STV, Scotland's top commercial broadcaster, has moved its retained corporate and financial account to College Hill after more than a decade with Brunswick.
College Hill picked up the account after a four-way competitive pitch that is thought to have included long-standing incumbent Brunswick.
James Hogan will lead College Hill's involvement, having previously led the STV account at Brunswick before his January 2009 departure.
Headquartered in Glasgow, the company has charged the agency's media and leisure teams with raising its corporate profile and liaising with analysts, the investment community and business media.
The agency will report to STV's chief executive, Rob Woodward.
A key aspect of the brief is thought to be supporting efforts to make the transition from a broadcaster into a digital media company and converting digital content and output into earnings.
Hogan said: 'STV is a media business that truly understands digital and how to monetise its potential. This is an exciting time for STV as it looks to educate the markets about its progress. Our role will be to ensure the share price accurately reflects the new shape of the business and the economic fundamentals underpinning it.'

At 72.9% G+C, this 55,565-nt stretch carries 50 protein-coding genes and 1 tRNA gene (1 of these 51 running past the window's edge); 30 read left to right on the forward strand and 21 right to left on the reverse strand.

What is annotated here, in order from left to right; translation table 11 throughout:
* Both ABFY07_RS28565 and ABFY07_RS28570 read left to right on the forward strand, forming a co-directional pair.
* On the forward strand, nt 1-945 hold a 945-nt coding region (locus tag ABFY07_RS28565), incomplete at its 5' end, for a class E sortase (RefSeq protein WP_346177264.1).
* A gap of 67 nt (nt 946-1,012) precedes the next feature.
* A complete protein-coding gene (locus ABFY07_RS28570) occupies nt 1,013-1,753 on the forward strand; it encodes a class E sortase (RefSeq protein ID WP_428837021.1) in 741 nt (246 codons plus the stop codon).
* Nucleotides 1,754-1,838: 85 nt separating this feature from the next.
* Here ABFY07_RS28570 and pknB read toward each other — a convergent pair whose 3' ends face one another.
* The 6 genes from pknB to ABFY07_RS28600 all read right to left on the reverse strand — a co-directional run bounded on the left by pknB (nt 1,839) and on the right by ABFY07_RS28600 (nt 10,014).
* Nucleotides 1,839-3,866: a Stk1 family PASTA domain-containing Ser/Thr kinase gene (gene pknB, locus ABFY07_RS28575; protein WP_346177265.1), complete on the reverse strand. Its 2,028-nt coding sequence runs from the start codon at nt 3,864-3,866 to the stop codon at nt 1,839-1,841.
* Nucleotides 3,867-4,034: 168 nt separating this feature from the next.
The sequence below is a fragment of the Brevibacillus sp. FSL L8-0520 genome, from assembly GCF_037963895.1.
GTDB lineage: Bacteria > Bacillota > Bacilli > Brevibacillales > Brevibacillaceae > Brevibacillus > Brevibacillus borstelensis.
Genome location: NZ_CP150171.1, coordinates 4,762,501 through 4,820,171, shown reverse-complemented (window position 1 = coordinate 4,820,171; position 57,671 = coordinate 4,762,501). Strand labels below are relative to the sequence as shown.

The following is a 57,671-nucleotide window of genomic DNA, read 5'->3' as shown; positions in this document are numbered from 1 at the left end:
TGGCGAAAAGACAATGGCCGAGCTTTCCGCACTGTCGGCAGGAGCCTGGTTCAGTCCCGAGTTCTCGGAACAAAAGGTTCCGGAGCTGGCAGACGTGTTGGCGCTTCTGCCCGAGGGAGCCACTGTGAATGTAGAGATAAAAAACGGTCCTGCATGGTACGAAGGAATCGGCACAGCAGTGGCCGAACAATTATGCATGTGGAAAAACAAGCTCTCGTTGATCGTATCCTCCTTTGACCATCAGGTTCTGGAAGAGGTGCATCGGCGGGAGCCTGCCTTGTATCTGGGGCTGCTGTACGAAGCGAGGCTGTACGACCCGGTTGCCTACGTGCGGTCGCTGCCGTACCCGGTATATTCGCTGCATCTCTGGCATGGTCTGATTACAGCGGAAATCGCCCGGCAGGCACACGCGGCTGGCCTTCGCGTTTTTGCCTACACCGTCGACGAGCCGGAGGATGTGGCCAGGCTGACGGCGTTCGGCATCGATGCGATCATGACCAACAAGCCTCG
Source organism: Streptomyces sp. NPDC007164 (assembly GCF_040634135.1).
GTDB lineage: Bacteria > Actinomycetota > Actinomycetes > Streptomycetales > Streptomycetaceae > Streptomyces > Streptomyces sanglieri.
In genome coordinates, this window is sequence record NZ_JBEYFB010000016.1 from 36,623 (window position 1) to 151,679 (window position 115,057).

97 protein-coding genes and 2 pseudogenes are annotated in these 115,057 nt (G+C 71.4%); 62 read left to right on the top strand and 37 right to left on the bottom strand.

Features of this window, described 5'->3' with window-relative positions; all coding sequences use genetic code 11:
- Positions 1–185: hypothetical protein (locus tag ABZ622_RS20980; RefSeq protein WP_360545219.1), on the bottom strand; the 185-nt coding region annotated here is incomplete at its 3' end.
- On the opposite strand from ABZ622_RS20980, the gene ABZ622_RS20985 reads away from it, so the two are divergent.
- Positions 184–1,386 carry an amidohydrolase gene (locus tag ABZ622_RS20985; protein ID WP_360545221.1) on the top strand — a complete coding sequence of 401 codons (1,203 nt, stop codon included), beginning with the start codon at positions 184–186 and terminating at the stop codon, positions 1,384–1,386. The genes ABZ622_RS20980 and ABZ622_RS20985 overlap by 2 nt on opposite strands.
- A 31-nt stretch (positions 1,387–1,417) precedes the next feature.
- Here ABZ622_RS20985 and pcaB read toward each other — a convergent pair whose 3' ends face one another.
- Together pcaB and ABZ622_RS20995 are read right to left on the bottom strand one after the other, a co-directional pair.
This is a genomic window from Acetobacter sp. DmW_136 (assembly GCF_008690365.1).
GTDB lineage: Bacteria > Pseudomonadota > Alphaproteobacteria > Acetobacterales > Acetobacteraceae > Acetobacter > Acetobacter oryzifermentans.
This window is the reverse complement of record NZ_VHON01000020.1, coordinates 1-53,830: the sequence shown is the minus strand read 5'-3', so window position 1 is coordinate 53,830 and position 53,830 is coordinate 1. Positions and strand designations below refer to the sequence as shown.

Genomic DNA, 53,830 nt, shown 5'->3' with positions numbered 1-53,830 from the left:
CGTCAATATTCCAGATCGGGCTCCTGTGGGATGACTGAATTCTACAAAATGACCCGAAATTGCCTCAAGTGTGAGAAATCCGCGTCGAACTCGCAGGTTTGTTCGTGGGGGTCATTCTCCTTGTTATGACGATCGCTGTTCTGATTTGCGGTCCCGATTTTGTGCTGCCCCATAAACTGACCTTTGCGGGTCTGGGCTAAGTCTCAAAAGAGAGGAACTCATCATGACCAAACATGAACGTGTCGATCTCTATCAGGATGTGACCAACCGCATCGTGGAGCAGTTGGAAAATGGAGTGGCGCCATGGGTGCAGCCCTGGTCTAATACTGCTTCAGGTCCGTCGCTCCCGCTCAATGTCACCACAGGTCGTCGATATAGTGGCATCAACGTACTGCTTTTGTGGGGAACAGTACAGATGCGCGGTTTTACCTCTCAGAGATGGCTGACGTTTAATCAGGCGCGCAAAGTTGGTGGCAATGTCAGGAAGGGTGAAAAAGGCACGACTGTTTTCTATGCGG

Additionally, STV will receive public affairs support from College Public Policy, given the highly regulated market in which the broadcaster operates.
HOW I SEE IT - Nick Rabin, Head of broadcast PR, Weber Shandwick
There has never been a tougher climate for broadcasters. They are under increasing financial pressures, but need to reassure their audience that the quality of programming will not be adversely affected by any cuts. This is particularly true for a regional broadcaster like STV where Scottish viewers have a need for bespoke programming that is specifically relevant to them.
There is a balance between reassuring your audience core programmes will not be adversely affected, while convincing stakeholders and those that hold the purse strings you can't be continually squeezed as there will a damaging effect on quality.